This article appears in The WholeNote as part of our collaboration in the Emerging Arts Critics program.
There’s something intimate about livestream concerts: watching musician and instrument in their space waiting, you can almost feel the anxious excitement as you wait for the concert to begin. On June 18, that feeling was palpable as a digital audience awaited “Water Play” – an hour-long livestream concert by pianist Angela Park, inspired by different musical views of water.
The performance was part of the Toronto-based Xenia Concerts series, bringing music to isolation during the COVID-19 pandemic, especially to those who might not otherwise be able to access classical music concerts. Xenia is a registered Toronto-based charity focused on breaking down barriers to music and art in an environment accessible to neurodiverse audiences. Everything, from the performance length to Park’s enthusiastic explanations of the pieces she was about to perform, to allotting a brief “stretch break,” made this event feel welcoming for music enjoyers of all experience levels. (This was evident by the heartwarming virtual Q&A following the performance – some of Park’s commenters were as young as 5 or 6!)
This artful program featured works by Chopin, Liszt, Ravel, and Debussy – each composer’s piece inspired by a radically different view of water out the window. The afternoon began with Frédéric Chopin’s Barcarolle, slow and rolling on the piano keys, like a gondola down a centuries-old canal. It’s a shame that the peaceful, nostalgic mood of Chopin’s melodies in this piece is impossible to bottle.
The next three pieces Park played were a set by Franz Liszt, inspired by his awe of peaceful lakes in Switzerland, but also by turbulent storms raging above the Swiss mountains. The first, Au lac du Wallenstadt, was peaceful and melodic – but Park’s rendition of Liszt’s Au bord d’un source really stood out. Meaning “beside a spring,” Park's interpretation was sunny and sparkly. In the tinkling of her crystalline high notes, you could hear ice-cold water trickling over pale stones.
The final Liszt piece Park played was Orage or “storm.” After having begun the concert with such serenity, the deep, barrelling crescendos and tense chords of this work felt electric. Powerful, booming chords told the story of thunder and lightning dancing menacingly together in the sky about the lakes surrounding the Alps. The experience was turbulent yet cathartic, leaving listeners in the sleepy, hazy calm of the beach after the storm as the final, calming notes faded away.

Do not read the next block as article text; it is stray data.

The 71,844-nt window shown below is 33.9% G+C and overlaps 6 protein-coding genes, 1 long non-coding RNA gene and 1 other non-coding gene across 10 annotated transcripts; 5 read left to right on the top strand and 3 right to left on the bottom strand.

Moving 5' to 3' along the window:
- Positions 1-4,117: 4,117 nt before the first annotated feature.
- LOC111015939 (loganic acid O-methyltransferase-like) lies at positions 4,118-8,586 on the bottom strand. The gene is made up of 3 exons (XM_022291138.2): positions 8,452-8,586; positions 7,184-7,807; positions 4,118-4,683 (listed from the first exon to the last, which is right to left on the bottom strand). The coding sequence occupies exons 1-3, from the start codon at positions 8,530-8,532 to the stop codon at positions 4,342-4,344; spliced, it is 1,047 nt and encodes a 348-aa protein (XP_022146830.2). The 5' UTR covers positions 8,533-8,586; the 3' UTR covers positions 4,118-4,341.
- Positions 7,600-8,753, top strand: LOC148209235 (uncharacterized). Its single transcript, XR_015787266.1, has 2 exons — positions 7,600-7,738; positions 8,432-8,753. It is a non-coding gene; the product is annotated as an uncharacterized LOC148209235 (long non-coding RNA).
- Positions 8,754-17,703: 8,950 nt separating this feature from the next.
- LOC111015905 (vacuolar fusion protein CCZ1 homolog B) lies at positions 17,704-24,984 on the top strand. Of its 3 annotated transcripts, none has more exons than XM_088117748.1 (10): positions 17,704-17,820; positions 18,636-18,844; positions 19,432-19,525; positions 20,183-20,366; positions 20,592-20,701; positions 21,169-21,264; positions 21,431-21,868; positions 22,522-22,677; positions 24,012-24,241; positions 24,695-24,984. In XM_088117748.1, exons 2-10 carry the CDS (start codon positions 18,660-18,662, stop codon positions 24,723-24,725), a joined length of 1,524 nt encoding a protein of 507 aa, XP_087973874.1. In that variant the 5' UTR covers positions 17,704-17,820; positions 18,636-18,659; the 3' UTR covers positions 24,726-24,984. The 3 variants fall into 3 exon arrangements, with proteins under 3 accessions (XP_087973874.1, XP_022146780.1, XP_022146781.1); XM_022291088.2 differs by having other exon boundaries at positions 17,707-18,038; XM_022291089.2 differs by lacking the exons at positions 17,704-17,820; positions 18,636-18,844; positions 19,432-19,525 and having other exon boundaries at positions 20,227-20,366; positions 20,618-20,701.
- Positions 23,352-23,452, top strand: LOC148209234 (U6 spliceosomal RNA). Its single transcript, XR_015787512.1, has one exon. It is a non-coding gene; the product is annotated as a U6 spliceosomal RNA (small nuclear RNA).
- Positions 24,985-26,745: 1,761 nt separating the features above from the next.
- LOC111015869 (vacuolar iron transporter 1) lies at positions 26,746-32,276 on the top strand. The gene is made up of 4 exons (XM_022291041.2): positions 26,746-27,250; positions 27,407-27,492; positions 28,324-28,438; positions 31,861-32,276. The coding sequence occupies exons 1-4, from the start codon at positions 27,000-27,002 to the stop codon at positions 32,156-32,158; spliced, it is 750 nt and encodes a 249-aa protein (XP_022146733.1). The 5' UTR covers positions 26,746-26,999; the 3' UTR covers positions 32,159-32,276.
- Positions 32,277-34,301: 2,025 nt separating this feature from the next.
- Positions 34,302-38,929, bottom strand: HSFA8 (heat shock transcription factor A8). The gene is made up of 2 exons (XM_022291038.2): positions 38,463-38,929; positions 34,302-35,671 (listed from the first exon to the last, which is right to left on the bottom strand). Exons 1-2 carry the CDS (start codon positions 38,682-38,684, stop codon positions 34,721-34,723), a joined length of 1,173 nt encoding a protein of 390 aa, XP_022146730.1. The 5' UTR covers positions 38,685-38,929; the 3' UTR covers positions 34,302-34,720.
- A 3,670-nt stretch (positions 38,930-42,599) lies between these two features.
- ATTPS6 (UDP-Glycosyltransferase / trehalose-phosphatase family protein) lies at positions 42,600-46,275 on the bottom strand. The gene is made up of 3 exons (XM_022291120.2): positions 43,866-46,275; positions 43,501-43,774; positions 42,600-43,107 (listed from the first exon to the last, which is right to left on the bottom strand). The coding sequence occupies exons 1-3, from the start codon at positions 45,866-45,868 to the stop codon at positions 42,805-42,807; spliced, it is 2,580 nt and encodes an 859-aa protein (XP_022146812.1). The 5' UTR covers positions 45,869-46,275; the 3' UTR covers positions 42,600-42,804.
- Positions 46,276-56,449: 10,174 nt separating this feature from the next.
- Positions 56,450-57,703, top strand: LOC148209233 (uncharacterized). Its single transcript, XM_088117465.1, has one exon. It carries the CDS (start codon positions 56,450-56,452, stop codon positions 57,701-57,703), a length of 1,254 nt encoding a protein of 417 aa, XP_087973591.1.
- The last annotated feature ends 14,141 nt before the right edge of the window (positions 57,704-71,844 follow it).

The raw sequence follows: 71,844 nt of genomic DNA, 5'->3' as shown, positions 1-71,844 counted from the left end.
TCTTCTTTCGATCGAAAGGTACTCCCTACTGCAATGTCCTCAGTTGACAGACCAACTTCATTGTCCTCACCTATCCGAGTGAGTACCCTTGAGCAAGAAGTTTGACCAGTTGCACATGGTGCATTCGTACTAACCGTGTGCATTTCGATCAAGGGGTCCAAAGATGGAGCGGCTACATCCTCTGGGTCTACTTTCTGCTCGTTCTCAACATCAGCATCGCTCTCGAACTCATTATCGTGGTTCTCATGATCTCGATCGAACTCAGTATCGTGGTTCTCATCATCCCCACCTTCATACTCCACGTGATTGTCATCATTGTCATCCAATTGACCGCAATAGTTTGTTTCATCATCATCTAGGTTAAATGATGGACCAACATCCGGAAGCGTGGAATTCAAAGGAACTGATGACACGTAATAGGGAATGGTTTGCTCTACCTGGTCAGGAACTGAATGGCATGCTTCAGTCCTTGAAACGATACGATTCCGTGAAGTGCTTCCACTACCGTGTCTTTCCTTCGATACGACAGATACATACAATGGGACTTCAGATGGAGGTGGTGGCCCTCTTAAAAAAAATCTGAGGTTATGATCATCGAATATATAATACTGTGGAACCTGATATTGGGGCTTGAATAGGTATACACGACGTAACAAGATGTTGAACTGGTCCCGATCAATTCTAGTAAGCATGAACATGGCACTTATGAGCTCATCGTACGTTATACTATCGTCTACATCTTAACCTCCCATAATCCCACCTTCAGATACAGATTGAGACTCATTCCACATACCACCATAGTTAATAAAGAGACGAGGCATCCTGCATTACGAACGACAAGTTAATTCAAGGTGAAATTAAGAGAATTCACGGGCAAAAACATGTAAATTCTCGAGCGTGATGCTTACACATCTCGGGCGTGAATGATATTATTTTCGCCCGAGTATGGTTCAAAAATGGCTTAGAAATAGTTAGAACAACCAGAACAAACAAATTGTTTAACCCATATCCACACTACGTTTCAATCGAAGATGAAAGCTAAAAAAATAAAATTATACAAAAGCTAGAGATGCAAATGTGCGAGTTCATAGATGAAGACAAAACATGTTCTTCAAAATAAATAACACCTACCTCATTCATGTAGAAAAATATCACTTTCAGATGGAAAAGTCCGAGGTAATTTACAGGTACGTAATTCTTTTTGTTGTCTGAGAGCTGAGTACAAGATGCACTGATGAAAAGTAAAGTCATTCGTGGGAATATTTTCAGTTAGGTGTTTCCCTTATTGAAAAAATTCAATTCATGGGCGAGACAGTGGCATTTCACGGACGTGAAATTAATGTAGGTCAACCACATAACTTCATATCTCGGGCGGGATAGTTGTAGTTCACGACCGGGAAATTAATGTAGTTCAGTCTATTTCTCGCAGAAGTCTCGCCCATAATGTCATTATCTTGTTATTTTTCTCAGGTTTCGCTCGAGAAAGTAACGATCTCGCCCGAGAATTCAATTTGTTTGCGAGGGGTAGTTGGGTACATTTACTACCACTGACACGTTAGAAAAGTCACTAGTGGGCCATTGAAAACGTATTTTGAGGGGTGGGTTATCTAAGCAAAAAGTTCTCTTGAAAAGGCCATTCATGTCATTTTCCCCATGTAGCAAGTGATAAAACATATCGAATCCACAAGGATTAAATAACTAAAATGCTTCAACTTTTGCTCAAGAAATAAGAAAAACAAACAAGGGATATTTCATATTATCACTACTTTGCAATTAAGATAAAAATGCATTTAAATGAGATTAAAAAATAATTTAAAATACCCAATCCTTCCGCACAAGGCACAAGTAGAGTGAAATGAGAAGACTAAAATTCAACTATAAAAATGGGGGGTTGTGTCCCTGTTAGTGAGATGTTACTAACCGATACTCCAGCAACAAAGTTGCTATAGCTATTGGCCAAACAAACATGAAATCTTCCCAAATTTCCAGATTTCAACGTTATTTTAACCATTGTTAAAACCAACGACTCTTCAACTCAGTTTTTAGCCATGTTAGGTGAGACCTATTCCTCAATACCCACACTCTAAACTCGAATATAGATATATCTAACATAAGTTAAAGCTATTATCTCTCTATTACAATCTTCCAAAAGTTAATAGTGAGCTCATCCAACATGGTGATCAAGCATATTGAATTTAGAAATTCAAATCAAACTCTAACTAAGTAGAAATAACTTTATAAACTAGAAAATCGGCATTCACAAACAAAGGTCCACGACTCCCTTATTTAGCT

In the second half of the concert, Park performed Maurice Ravel’s Jeux D’eau – “water games” – with appropriate playfulness, emphasizing the music’s gleaming glissandi. Next came the crowd-pleaser Claire de lune by Claude Debussy, a timeless encapsulation of the shadowy magic of moonlight. Here, Park’s playing was graceful yet powerful. With water on the forefront of the mind, it was easy to imagine the haunting coastal fog of the slow opening chords, silvery ripples gliding across the glass-like surface of the sea.
The concert ended with Debussy’s less-often heard L’Isle Joyeuse and it stole the show, stepping out of the moonlight and closing the event on a sunnier note. Debussy was inspired in this work by French artist Watteau’s 18th-century painting The Embarkation for Cythera, of a joyful group of companions embarking a ship to the mythical island of Cythera. The painting’s playful nature is echoed in the beginning of the piece, its upbeat tempo and exciting phrases filling the air with fluttering notes of anticipation of romance. As the piece developed, its melody grew more triumphant and confident – a successful voyage and a blissful jig for all.
After the grace of the Barcarolle and undulant drama of Orage, L’Isle Joyeuse was a pleasant resolution. “Water Play” was fun, accessible and thoughtfully curated – and Park was a thoughtful one-woman show, guiding the voyage with elegance and emotion.
Xenia Concerts presented “Water Play”, featuring pianist Angela Park, on June 18 at 3pm EDT, via Facebook Live.
Leah Borts-Kuperman has completed her Master of Journalism at Ryerson University in Toronto. Her work has also been featured in Broadview, Opera Canada, and Dance Current magazines.